Jacques van der Watt's latest Black Coffee collection at SA Fashion Week Spring/Summer 2024
Jacques van der Watt's latest Black Coffee collection at SA Fashion Week Spring/Summer 2024
Image: Eunice Driver Photography for SA Fashion Week

Whether it's thought-provoking design or innovative fabrication, Jacques van der Watt's Black Coffee has been a staple in South Africa's fashion world. Taking to the runway again this season at South African Fashion Week, the designer continues the brand's ethos of hard work and garments bursting at the seams with stories. 

With a career spanning nearly 30 years, Van der Watt still scrambles to think of one pivotal moment in his design career, opting instead to celebrate past achievements and charging towards a future of innovation. 

This point of view was pivotal to Van der Watt's latest collection that explored what people will wear in future worlds. We sat down with Black Coffee's head honcho after his latest show to better understand how the past has continued to propel the politics of his fashion, how he dives into present-day inspirations, and what the future of the local design world has in store. 

What is the process of creating a Black Coffee garment? 

It's different with every collection. Sometimes I need the main idea right at the beginning and sometimes it's more about the construction as well as the underlying theme that comes out in how the clothes look. 

You collaborated with Isuzu again this year. Tell us more about this partnership. 

It was fantastic that they asked me. It means they were happy to work with me again which is always a great thing. Their marketing team is young, fun and bubbly and it's a brand that feels so South African, though it's actually Japanese. 

Can you run us through what this new collection explores?

Adrift is quite futuristic. My starting point was renderings done by a group of architects for a proposed flying city as an answer to the climate crisis, lack of land and global warming. There's also the fact that many cities have to pump water because the levels are rising. 

I started thinking that if you need to do these high-end developments, then why don't you just float them on the water? I thought it was just a wacky idea and I started doing research. There are about 15 of them that are already in development, obviously in places such as Dubai, but they are so fascinating. They look like spaceships on the water, and I thought: OK, they're gonna need clothes!

Model walks the runway for Black Coffee at SA Fashion Week.
Model walks the runway for Black Coffee at SA Fashion Week.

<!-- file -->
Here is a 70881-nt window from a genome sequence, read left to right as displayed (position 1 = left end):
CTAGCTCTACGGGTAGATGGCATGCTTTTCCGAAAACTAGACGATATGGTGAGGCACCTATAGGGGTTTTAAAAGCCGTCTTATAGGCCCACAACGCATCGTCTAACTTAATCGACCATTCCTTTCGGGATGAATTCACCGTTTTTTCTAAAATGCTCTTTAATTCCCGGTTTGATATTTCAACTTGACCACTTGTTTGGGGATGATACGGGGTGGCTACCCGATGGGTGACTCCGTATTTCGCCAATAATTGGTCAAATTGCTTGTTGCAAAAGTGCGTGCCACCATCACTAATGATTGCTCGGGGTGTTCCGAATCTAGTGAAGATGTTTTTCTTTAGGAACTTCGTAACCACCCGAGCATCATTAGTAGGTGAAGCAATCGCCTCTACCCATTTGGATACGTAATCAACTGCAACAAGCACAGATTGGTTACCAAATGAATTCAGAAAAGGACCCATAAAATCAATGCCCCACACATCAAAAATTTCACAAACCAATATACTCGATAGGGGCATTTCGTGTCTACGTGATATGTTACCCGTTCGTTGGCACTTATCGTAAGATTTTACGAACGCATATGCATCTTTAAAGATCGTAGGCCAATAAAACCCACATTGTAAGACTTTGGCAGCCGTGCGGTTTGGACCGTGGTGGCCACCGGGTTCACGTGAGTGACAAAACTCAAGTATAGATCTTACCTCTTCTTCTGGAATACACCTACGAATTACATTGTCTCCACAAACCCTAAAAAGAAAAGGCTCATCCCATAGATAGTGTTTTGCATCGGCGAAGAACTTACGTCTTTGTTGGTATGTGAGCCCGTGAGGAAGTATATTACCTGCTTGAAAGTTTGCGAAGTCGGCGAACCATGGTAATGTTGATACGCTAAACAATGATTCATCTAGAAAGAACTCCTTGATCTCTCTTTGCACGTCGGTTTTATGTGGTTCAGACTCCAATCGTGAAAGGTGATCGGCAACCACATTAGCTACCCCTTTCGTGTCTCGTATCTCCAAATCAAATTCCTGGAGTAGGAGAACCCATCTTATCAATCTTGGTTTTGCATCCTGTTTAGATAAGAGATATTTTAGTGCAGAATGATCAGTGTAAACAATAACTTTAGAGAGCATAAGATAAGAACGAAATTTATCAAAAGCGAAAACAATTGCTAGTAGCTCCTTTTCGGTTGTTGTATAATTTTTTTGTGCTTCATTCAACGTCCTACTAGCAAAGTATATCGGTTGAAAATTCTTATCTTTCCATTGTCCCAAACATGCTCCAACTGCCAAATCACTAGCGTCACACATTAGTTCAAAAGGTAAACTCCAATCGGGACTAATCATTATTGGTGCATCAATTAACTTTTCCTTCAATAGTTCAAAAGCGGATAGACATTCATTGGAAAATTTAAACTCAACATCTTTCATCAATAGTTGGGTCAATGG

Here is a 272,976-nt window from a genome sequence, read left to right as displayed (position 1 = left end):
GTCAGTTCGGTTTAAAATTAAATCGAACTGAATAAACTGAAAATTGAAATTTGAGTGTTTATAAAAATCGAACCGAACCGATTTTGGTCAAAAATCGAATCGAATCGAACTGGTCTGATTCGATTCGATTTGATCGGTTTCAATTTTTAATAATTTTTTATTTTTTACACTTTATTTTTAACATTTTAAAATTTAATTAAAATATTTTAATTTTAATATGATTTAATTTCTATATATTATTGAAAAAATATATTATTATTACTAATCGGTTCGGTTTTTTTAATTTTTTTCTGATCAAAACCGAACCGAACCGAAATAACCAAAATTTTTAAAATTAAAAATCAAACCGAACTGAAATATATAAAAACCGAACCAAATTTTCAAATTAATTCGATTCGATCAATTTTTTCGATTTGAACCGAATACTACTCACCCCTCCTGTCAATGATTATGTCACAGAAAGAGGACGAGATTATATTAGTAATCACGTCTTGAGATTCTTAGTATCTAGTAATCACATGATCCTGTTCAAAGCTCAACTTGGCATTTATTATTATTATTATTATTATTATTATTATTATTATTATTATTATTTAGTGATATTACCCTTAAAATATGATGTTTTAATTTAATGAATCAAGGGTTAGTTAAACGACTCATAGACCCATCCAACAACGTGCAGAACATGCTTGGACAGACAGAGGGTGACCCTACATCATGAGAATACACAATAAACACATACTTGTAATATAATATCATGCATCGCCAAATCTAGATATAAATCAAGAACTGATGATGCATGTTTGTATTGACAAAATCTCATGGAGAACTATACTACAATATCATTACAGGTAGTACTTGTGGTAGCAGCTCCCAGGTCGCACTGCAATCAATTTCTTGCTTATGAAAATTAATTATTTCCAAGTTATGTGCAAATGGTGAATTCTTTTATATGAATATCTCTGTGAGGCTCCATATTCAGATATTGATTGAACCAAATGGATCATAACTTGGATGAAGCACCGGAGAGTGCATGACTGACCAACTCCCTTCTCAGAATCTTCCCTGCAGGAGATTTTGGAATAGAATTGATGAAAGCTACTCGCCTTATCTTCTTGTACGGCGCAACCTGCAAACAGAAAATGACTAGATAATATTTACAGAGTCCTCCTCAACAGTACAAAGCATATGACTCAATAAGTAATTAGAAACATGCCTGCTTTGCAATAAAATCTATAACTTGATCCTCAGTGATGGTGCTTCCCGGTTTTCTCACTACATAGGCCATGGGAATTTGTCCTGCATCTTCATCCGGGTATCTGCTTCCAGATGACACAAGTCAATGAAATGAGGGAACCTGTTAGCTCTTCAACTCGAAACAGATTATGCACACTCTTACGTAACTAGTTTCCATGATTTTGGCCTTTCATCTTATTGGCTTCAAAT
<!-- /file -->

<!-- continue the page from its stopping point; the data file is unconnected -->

Image: Eunice Driver Photography for SA Fashion Week

Do you see it happening in South Africa? 

I think it's a status thing for some countries, so we are quite behind. You can see it in all the countries with leading architecture where it seems like they had to get on the bandwagon otherwise they would look bad. 

South Africa is becoming a cultural hotspot. What do you believe is limiting our design from becoming an industry leader in the architectural field? 

I think people have always been looking at us, but we haven't had the strongest output in terms of large businesses that go abroad. But we've always had a deep pool of truly authentic talent and I think for that reason people never stop being fascinated with South Africa. We've got that “it” thing. 

You mentioned how you resonate with the cultural aspects of Isuzu as a collaborator. Do you find that repeats itself in your work throughout the years? 

I often play with a duality between Japan and Africa. If you look at ancient things, especially the fabric prints and our repetitive geometry, I feel that explains this crossover in terms of influences. That's why I think we see so many local men love wearing kimonos. Way back, there must have been some connection in terms of influences.

Jacques van der Watt
Jacques van der Watt
Image: Eunice Driver Photography for SA Fashion Week

South Africa celebrates 30 years of democracy that falls into this current fashion season. How do you celebrate that freedom? 

I think our political freedom is important, especially for me as a gay man with an adopted daughter. Sometimes I have a fright when I realise how recent it is and how radically different it would have been if I had been born just a decade earlier. My formative years would have been so different, and I don't think I would have been the same designer. If we didn't have democracy, the South African fashion landscape would have been so different. Just like this vibrancy we have been talking about, as we get this more refined South African look. 

How have you approached this? 

I've always been concerned with having an aesthetic that is African. Though this collection is not my most African, a lot of people have said they see a bit of Xhosa in my creations. [Designer] Maria McCloy teasingly says, “Afrikaner does Xhosa”. I initially I thought she was reprimanding me but no, she was saying it's great. 

I grew up in the Eastern Cape, so it's always in my psyche. That's why there's always cream and black in my collections — it's part of the repetitive details I play with. I don't try to make it like that but it's always there. 

This interview originally appeared in the Sunday Times Lifestyle


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